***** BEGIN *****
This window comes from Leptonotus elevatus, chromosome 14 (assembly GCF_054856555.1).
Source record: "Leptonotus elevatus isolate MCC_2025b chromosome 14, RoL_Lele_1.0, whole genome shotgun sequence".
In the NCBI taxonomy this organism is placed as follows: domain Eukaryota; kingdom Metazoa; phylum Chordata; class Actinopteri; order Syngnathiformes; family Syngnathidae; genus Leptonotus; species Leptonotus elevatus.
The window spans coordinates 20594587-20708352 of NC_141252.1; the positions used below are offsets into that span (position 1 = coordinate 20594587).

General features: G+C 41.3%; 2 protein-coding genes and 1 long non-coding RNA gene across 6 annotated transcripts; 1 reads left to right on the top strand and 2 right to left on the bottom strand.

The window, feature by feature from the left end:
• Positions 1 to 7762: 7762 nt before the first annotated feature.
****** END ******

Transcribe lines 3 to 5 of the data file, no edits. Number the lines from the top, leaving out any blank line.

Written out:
In the NCBI taxonomy this organism is placed as follows: domain Eukaryota; kingdom Metazoa; phylum Chordata; class Actinopteri; order Syngnathiformes; family Syngnathidae; genus Leptonotus; species Leptonotus elevatus.
The window spans coordinates 20594587-20708352 of NC_141252.1; the positions used below are offsets into that span (position 1 = coordinate 20594587).

General features: G+C 41.3%; 2 protein-coding genes and 1 long non-coding RNA gene across 6 annotated transcripts; 1 reads left to right on the top strand and 2 right to left on the bottom strand.